Ministry’s newest album, AmeriKKKant
, features Fear Factory’s Burton C. Bell, DJ Swamp, NWA’s Arabian Prince and Lord of the Cello on nine tracks linked as one continuous piece of music. Even by Ministry standards, it's an intense listening experience.
On the opening track, "I Know Words," singer Al Jourgensen takes aim at President Trump and samples one of his speeches, pairing it with dissonant sounding strings, turntable scratches and stuttering electronic beats.
In a recent phone interview, Jourgensen speaks about the album and the accompanying tour that includes a Nov. 30 stop at the Agora
You just turned 60. Did you do anything fun to celebrate?
I got my AARP discount at a Golden Corral buffet and went to an early seniors’ dinner followed by using my coupon to see a really bad movie at the local cineplex. Turning 60 was such a revelation because about six months before my birthday, I started getting inundated with emails and snail mail from AARP. I freaked out. I have a couple of friends who just turned 60, Gary Numan and Jello Biafra. They said the same thing happened to them. You feel great and then you start getting all this mail for senior citizens’ discounts. It makes you feel old.
I’m surprised they knew so much about you.
They know everything about us. Trust me. Big Brother is watching.
Ministry's The Land of Rape and Honey just turned 30. Talk about the significance of that album.
I think it’s the first album that I felt untethered to any genre or any kind of guidance from management or record labels. We just dug in our heels and said, “We’re going to try something that fits us and that’s new.” That stuff wasn’t actually new. It was written in the late '70s and early '80s and was soundly rejected by Arista and by Warner Bros. Records. Those are songs that had been kicking around for a little while. We did a cut-up style of editing, which hadn’t been done that much in music. It had been done in literary circles with William Burroughs and Naked Lunch
and other novels. But it hadn’t really been done in music. It was the first [album for which] I felt unrestrained. It was a pivotal moment.
As you started to assemble the songs for AmeriKKKant, what was your approach?
The great thing about doing Ministry records is that each album is its own journey. It starts as a blank slate. Depending on who is in town and who happens to be passing by the studio and hangs out, what happens musically is a completely blank slate. The opening of the record is a good example. I go this gigantic flea market each month. It’s at the Rose Bowl in Pasadena. It’s a big thing here. I never miss a month. They have this violin player there. He makes minimum wage to play violin all day for the shoppers. I found him there and the album took a different direction. I met Arabian Prince at a music convention. It’s very organic. It takes on its own life. It’s not the destination; it the journey that’s interesting to me. We’ll see what happens with the next record. As soon as this tour is over, we’re slated to record another Ministry record. We’ll play it by ear and see what comes out of that.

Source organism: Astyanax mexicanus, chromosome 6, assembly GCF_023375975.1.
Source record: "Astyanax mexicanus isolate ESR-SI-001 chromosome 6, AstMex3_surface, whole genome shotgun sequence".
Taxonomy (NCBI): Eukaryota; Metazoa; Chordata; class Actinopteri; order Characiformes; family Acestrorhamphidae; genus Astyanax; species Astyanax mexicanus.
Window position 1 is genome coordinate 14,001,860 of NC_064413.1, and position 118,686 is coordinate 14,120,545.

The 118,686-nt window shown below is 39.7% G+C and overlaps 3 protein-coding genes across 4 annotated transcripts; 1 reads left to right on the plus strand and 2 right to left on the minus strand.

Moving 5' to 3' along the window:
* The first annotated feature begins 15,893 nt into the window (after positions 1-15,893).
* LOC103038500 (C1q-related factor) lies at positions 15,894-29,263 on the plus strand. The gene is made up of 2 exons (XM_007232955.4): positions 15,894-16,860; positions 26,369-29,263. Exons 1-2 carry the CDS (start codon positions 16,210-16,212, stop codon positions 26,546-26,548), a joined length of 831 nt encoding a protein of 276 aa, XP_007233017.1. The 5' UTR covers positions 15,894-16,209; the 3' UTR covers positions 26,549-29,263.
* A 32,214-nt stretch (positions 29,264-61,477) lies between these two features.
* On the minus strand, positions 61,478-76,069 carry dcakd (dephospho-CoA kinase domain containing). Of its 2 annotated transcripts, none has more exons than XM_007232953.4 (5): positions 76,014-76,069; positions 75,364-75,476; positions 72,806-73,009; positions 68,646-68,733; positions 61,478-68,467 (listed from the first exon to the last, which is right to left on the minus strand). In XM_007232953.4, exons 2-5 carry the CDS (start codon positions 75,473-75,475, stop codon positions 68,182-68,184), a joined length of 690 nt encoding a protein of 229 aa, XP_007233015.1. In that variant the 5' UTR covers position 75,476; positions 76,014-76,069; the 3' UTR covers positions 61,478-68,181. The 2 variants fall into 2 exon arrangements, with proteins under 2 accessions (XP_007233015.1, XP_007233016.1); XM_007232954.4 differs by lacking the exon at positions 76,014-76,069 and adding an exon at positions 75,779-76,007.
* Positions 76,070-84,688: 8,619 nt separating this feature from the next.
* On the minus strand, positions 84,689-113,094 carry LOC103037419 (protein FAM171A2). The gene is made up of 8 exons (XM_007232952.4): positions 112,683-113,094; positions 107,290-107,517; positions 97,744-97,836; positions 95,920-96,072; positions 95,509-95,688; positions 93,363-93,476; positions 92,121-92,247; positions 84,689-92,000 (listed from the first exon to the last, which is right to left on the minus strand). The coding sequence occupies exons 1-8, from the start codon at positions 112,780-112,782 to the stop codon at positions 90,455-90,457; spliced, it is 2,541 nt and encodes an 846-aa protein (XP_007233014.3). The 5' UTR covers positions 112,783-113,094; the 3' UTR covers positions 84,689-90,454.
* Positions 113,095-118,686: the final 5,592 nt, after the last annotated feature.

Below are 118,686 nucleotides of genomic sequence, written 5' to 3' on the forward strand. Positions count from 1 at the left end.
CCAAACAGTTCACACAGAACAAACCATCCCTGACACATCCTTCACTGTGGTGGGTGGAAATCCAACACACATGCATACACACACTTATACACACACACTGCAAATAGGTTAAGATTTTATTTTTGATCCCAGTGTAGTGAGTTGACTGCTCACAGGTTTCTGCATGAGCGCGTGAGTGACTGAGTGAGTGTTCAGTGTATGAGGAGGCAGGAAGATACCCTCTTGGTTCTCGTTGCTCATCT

I love the opening number, “I Know Words.” When you first heard Trump say that, did you immediately think of sampling it?
I immediately thought he was a blithering idiot. He’s like a third grader. He’s a man-baby. That’s something I would have said when I was 5 years old. This is the leader of the supposed biggest democracy in the world? No wonder fascism is making a comeback. This is the best we got? That definitely angered me, but I saw it coming. In all my interviews, I said there’s no way this could happen. About 48 hours before the election, I watched Michael Moore somewhere, and he made the case for how it could happen. I went to bed about 9:30 or 10 at night, and I already knew. My girlfriend stayed up all night wringing her hands. She had the obvious shock. I felt perfectly fine the next day, but I put a three-month kibosh on watching the news out of disgust. I retreated into a hole, and then I knew I needed to write about it. It wasn’t normal behavior for me. I needed to react to it and get it out of my system. I needed to write the album due to the shock, which wasn’t that much of a shock because I knew where it was heading.